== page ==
I would recommend avoiding posting about this on Social Media, especially in a way that is dictated by pure emotion, and not by the word of God. It is okay to Lament, Lament is needed and good, but Social Media is hardly the place for it since it does 1 of two things, either it draws sympathizers and reinforces negative stereotypes about the one we perceive as “other.” It also becomes a place where fighting occurs and more divisions and grievances and hurts get amplified and multiplied. I am not saying we should not speak out on Social Media, but going there for things like Lament or looking for a fight in the name of “educating” our detractors does no good whatsoever.

I have intentionally left out forgiveness until this point, as Dr. Bryan Lorritts says: “You do not have a choice when it comes to forgiving someone, but with reconciliation there is a loophole.” I want you to forgive one another, forgiveness is the beginning of healing for you and opens the door for reconciliation. You cannot be reconciled with someone you have not forgiven and who has not forgiven you. And when someone comes, asking for forgiveness, do not require anything from them but the transformation of the Holy Spirit, allow them to have their journey, do not demand and instant arrival at your point of view, for that does not accomplish anything. While you are waiting for forgiveness, do not break fellowship with one another, that is the worst thing you can do and simply creates echo chambers where your negative perceptions about one another are reinforced, this hinders forgiveness and is graceless.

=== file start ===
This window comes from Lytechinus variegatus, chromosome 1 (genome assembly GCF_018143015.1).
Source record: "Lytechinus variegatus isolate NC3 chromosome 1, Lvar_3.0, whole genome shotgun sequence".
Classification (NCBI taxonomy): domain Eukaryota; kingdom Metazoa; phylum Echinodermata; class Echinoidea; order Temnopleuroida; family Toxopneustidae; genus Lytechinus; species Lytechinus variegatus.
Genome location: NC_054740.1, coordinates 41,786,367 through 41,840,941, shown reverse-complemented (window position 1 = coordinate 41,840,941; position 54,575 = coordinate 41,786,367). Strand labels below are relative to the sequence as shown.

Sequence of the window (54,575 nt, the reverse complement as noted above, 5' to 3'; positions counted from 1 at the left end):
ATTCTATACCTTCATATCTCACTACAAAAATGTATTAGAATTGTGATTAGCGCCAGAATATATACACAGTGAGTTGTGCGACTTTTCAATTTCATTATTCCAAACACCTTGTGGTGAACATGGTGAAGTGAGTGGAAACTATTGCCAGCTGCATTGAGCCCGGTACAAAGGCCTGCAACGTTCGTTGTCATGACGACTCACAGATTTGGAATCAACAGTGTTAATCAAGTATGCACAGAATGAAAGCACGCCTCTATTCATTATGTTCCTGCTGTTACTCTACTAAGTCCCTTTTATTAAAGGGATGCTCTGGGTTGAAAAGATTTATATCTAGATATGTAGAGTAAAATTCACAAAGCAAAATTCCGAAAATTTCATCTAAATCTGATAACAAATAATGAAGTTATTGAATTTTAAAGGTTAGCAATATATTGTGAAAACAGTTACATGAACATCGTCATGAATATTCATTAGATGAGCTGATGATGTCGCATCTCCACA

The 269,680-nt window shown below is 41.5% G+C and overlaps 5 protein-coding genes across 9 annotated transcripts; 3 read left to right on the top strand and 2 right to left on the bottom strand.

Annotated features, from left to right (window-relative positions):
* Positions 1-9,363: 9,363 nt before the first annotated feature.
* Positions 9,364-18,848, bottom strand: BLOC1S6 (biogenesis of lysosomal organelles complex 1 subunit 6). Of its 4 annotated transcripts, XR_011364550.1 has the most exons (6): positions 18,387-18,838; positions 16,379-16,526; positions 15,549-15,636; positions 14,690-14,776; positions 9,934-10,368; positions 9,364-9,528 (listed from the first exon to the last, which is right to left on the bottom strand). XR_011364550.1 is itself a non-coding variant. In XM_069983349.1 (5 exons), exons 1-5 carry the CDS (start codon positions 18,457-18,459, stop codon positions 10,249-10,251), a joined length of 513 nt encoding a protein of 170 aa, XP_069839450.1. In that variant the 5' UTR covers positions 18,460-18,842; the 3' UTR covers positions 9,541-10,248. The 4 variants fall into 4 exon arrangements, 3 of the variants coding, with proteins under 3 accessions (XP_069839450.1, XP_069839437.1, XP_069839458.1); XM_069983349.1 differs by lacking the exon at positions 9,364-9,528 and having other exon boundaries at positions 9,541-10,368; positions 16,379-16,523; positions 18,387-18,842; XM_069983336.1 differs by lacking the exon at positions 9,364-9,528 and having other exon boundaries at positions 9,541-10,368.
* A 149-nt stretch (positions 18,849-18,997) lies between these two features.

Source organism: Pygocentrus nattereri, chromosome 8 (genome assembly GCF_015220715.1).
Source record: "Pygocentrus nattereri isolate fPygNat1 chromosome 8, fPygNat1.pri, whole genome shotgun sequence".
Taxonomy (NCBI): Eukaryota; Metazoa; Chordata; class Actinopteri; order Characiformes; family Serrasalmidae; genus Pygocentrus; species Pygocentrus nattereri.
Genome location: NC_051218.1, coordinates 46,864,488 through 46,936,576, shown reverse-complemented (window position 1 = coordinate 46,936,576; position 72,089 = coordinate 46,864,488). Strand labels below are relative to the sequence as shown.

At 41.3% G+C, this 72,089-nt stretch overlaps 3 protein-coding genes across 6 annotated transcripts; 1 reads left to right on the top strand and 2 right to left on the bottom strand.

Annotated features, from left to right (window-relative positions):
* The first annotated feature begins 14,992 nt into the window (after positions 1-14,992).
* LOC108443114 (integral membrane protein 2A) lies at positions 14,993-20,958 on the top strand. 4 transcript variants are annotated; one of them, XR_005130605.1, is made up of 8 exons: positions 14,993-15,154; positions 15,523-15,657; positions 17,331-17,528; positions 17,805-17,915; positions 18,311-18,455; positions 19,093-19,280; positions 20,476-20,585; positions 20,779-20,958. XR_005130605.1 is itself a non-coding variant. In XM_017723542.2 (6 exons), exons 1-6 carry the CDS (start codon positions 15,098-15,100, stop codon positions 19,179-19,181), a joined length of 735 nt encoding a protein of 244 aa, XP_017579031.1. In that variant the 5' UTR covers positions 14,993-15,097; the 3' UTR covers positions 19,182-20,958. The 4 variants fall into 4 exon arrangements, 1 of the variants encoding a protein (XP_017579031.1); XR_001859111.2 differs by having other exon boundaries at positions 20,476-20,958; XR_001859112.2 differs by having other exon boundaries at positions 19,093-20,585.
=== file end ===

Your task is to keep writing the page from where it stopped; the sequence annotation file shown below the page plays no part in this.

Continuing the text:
Finally Brothers and Siters, I appeal to love, not human love, but Christ’s Love, the Love you have for one another in Christ Jesus. This Love is poured out for you in prayers, in supplications, in acts of service, in this post. If we cannot engage one another respectfully and lovingly then the hurts and pains and struggles will only deepen and we will lose Gordon-Conwell completely. If Love does not drive our actions, then we have already lost, love for God, love for One Another. There is no Jew or Greek, Slave or Free, Scythian or Barbarian, we are all one in Christ Jesus bringing the uniqueness of the cultures God created and placed us in to the throne room where they are transformed not into a mono-culture, but their truest forms, what God intended them to be and we can all celebrate with one another, even where we are different. The love of God does this, may we be as much like the multitude in Revelation as we can. Our response must be well-seasoned and the only seasoning that matters is the Love of God, all other seasons and spices are included in that one action, the Love of God.

Peace be with you and with all the saints, the saints in North Iowa greet you.

To Christ be glory forever and ever amen.


12973040_10154269785339245_3845786340930956602_oRev. Jonathan David Faulkner is a Graduate of Gordon-Conwell Theological Seminary holding Masters in Divinity and Church History, a Pastor, Musician and Writer. He holds a Bachelor’s Degree in Christian Education & Administration with a concentration in Urban Ministry. He lives with his wife and daughter in Northern Iowa and seeks to be a part of the project of reconciliation in the local and international church. He is currently serving as the Pastor of First Congregational Church of Buffalo Center